1. Infrastructure and urban planning. Cities can strengthen social inclusion and cohesion by increasing access to certain areas of the city, services, public spaces and affordable housing. The city of Vienna, for instance, applies a concept called "gender mainstreaming" in urban planning. City planners discovered that women more frequently used public transportation and went more places on foot than men, so they made design changes accordingly. Improvements included upgrading street lighting and widening sidewalks for safer, more comfortable urban strolls.

2. Policies, legislation and regulation. Addressing inequalities through new legislation requires a combination of political will, effective institutions and well-targeted social policies. Leipzig, Germany, for instance, launched the "Arriving in Leipzig, Mentors for Refugees" project, which matches volunteers with refugees. The city has designed and implemented comprehensive programs for asylum seekers that provide housing, healthcare, language courses and other benefits.

3. Change in people's behavior and preferences. The ability for city leaders to increase people's sense of belonging and integration in a city can directly impact social cohesion and increase levels of trust and participation. In Yokohama, Japan, city leaders sought to increase the participation of the aging population, while also reducing C02 emissions and improving people's health. It created The Yokohama Walking Point Program, which encourages senior citizens to walk, instead of taking their cars, through a system of rewards.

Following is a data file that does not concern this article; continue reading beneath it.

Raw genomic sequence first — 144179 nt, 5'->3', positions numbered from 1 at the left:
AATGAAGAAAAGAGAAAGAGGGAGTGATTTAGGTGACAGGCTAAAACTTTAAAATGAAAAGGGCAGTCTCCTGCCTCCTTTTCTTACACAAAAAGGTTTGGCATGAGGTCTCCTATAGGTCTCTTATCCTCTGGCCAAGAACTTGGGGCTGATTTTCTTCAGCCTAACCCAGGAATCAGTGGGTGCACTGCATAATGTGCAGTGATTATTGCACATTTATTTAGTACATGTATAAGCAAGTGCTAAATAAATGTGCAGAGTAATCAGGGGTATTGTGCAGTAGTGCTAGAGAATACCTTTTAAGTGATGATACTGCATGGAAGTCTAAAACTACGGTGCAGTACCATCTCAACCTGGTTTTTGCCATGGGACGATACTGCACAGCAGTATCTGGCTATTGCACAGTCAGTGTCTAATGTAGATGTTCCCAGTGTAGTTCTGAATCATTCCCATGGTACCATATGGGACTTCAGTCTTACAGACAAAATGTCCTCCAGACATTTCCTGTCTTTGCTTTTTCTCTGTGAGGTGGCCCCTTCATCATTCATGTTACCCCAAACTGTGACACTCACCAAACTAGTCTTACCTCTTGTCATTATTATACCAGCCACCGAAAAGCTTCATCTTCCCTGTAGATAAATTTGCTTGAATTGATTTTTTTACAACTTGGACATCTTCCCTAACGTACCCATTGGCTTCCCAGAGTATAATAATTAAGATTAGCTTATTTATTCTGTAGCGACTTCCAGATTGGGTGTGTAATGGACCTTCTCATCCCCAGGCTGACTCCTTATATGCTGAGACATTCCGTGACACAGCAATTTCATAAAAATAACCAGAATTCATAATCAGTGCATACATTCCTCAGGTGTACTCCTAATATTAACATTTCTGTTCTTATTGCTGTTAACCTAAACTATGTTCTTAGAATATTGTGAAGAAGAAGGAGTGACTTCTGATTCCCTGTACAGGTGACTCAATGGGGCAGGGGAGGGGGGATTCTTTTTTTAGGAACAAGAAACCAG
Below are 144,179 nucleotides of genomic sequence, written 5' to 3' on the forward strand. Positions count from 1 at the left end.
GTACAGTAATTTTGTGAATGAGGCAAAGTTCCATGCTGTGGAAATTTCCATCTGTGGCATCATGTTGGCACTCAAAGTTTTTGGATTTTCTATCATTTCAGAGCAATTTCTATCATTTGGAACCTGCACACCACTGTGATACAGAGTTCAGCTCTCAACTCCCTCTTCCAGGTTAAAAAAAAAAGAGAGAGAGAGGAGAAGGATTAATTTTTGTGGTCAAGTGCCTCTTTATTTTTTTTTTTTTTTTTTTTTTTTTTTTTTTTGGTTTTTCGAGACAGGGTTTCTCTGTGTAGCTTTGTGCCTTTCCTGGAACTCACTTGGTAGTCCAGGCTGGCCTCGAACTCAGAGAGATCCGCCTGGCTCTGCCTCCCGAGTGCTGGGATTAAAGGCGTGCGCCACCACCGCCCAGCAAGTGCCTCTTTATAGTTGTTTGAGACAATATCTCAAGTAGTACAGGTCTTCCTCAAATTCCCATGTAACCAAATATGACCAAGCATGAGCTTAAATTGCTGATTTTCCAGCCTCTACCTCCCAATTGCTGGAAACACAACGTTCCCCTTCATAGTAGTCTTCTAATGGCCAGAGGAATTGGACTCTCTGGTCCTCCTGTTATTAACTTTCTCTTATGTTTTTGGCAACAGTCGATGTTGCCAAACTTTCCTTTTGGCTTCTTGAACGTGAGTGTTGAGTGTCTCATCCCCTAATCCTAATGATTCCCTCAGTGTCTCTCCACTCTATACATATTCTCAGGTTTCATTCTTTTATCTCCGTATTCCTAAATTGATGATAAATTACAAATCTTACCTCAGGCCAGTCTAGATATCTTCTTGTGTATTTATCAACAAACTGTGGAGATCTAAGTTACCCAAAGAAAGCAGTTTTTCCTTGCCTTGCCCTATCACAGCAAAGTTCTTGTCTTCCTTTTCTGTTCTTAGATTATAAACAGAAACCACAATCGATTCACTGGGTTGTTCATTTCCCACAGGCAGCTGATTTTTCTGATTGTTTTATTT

4. New applied technologies and innovations. Technology can help break down barriers to integration and trigger greater inclusivity. An example is Virtual Warsaw, a project launched by the city government to help visually impaired people navigate public transportation, as well as locate public buildings, more easily. To carry out the project, the city launched an app and installed thousands of beacons that communicate directly with smartphones.

5. New business models. Integrating the previous four elements makes way for new ways of doing business. For example, a platform to avoid wasting surplus food was launched in North London in 2015. As of March 2017, this app, called OLIO, was operable in more than 40 countries -- connecting neighbors, local shops, cafés and markets to facilitate food donations for those in need within a geographical area.

Fostering social inclusion in large cities is a complex task. Yet it can be done. The first step, say the authors, is to put citizens at the center of all policymaking. By working closely with stakeholders, leaders can leverage diversity as a source of socio-economic development, instead of treating it like a problem.

See also "Keeping Up with 'Cities in Motion,' the Book Series"
This article is based on:  Cities And Social Cohesion: Designing More Inclusive Urban Areas
Publisher:  CreateSpace
Year:  2017
Language:  English